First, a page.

I am often asked for a sample job description for a pastor especially by churches who are trying to figure out exactly what a pastor does. This usually sparks some conversation because I find there is a distinct difference between what the Bible describes as the attributes of a pastor and what church people expect a pastor to do.
Instead of job descriptions and professional profiles the Bible offers mentors who serve as living examples of the meaning of pastoral ministry. St. John, the pastor, identified himself with this description: “I, John, your brother and companion in the suffering and kingdom and patient endurance that are ours in Jesus…” (Rev.1:9). John expressed how a pastor should feel toward those he serves in Christ. Pastoral ministry thrives in the context of this shared identity (your brother and companion), and a sense of mutual responsibility (suffering) and a commitment to common goals (patient endurance). Living out our faith together and Biblically is what draws pastor and people into the right kind of relationship.
The words of Jesus are important for today: “…You are not to be called ‘Rabbi’; for you have only one Master and you are all brothers…The greatest among you will be your servant. For whoever exalts himself will be humbled, and whoever humbles himself will be exalted” (Mt.23:8,11,12). This kind of humility is essential to true spiritual authority.
Pastoral leadership is distinguished by a person’s spiritual gifts, character, training and support. The body of believers is involved in every aspect of in recognizing and developing each of these areas. The Apostle Paul wrote, “It was he [Christ] who gave some to be apostles, some to be prophets, some to be evangelists, and some to be pastors and teachers, to prepare God’s people for works of service, so that the Body of Christ may be built up…” (Eph 4:11-12)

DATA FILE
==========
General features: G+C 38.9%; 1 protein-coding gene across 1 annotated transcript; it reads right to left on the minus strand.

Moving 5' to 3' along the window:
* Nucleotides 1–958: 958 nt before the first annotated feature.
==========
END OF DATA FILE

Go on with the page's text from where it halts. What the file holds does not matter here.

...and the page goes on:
The pastor does not have all the spiritual gifts necessary for the church. “We have different gifts, according to the grace given us…” (Rom 12:6) For the church to rely too heavily on one person, or for one person to assume too much responsibility distorts the healthy development of the church. We burn out pastors by piling too many responsibilities on them. The pastor may be quick to assume ministry responsibilities that would be far better handled by others in the congregation or called from outside to join the ministry team.
The church sets apart the person gifted by the Spirit of Christ, not to do the ministry for the church but to prepare the church to minister.
Many thanks to Doug Webster for sharing the “core thoughts” on this topic. Doug’s gracious and wise input in my life continues to prepare me to minister. Dr. Webster teaches pastoral theology and preaching at Beeson Divinity School in Birmingham, AL.